Spondylolysis/Spondylolisthesis

Spondylolysis and spondylolisthesis are caused by “fracturing” of a portion of a vertebra.  Cartilage plates in different bones in the body allow for growth while we are young.  As we mature, these cartilage plates fuse to form the bones we have as adults.  Spondylolysis is a cartilage plate that does not fuse in the lamina of a vertebra.  Spondylolisthesis occurs when a spondylolysis is unstable and allows movement between the unfused plates.

Degenerative spondylolisthesis occurs in older individuals secondary to the degeneration of the facet joints in the setting of disc space narrowing   Degeneration allows for forward and backward movement of the vertebral body.

The developmental form of spondylolysis/spondylolisthesis occurs in males under the age of 20.  Degenerative spondylolisthesis occurs in females over the age of 40.

What are the Symptoms of Spondylolysis/Spondylolisthesis?

In younger years, spondylolysis/spondylolisthesis are frequently unassociated with pain.  In many individuals pain while bending forward increases pain.  Leg pain may also occur in individuals who have developed scar tissues around the defect that contacts the exiting nerve root (sciatica)

How is Spondylolysis /Spondylolisthesis Diagnosed?

The diagnosis of spondylolysis/spondylolisthesis is confirmed by the discovery of the “fracturing” of the lamina on the lateral x-ray of the lumbar spine.  The lesions may also be seen on the anteroposterior view.  Spondylolisthesis is identified with movement of the spine with flexion and extension views of the lumbar spine.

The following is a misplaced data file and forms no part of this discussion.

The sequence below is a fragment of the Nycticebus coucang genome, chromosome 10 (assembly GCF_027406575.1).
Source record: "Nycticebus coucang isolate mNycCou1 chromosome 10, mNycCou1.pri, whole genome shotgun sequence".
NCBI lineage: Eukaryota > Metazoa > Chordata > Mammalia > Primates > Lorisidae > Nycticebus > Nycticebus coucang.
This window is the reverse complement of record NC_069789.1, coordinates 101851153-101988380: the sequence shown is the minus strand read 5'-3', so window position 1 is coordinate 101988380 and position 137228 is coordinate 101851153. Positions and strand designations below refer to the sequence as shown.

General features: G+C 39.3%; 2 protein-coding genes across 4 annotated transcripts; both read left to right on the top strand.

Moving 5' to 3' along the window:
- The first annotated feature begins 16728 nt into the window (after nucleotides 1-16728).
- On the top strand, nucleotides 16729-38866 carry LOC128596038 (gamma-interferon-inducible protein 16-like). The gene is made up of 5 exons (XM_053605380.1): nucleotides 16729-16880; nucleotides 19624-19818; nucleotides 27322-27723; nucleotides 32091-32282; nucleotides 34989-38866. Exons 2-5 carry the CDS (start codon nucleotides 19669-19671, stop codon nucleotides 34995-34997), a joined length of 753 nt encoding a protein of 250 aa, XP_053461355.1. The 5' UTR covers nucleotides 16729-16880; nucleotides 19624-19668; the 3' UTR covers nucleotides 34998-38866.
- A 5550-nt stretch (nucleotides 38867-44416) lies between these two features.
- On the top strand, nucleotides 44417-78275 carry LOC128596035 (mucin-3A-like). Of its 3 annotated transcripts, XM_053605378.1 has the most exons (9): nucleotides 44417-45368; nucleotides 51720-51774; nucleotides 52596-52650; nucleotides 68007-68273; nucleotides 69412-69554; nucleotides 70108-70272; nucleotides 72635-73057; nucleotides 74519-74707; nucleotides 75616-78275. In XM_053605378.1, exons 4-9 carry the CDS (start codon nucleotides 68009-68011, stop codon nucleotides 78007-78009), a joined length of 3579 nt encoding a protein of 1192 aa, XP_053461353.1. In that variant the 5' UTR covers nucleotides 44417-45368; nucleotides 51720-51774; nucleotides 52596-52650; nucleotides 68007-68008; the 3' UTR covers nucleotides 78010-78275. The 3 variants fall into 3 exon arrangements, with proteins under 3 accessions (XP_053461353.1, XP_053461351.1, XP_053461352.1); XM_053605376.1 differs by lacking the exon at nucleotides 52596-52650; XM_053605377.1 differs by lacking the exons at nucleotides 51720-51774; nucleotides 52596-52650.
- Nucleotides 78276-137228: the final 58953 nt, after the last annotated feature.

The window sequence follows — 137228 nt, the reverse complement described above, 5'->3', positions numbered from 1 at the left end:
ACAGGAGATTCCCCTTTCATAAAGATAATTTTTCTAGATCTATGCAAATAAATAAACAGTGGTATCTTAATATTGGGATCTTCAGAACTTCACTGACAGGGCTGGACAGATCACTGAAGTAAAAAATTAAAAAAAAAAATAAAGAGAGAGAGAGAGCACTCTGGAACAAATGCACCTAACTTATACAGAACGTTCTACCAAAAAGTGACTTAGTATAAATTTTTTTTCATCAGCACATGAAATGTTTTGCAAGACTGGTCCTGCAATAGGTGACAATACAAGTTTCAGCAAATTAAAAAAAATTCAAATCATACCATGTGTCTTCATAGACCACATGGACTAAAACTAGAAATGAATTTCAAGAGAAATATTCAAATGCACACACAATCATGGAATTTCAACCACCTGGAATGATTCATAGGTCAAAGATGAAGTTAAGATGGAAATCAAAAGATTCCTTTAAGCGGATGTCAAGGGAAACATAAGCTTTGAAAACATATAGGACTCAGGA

How is Spondylolysis/Spondylolisthesis Treated?

Non-surgical therapy can be effective in limiting back pain.  Exercises to strengthen the core, with components of flexion strengthening can be useful.  Extension exercises are less useful.  Corsets or braces can be helpful in decreasing symptoms. This is one of the few times when a brace can be helpful.    Bracing may be particularly helpful for individuals with a positive bone scan in the area of the defect.  Decreasing movement with a brace has the possibility of reversing the defect.

Surgery in the form of a fusion of the unstable segment is indicated to relieve pain but not to prevent slippage.  This is also indicated for individuals with leg pain in association with back pain.  A decompression of the compressed nerve in addition to a fusion is necessary to control both back and leg pain.

Refrence: Borenstein DG, Wiesel SW, Boden SD: Low Back and Neck Pain: Comprehensive Diagnosis and Management  3rd ed. W.B. Saunders Philadelphia 2004  pp288

CONDITIONS OF THE GI TRACT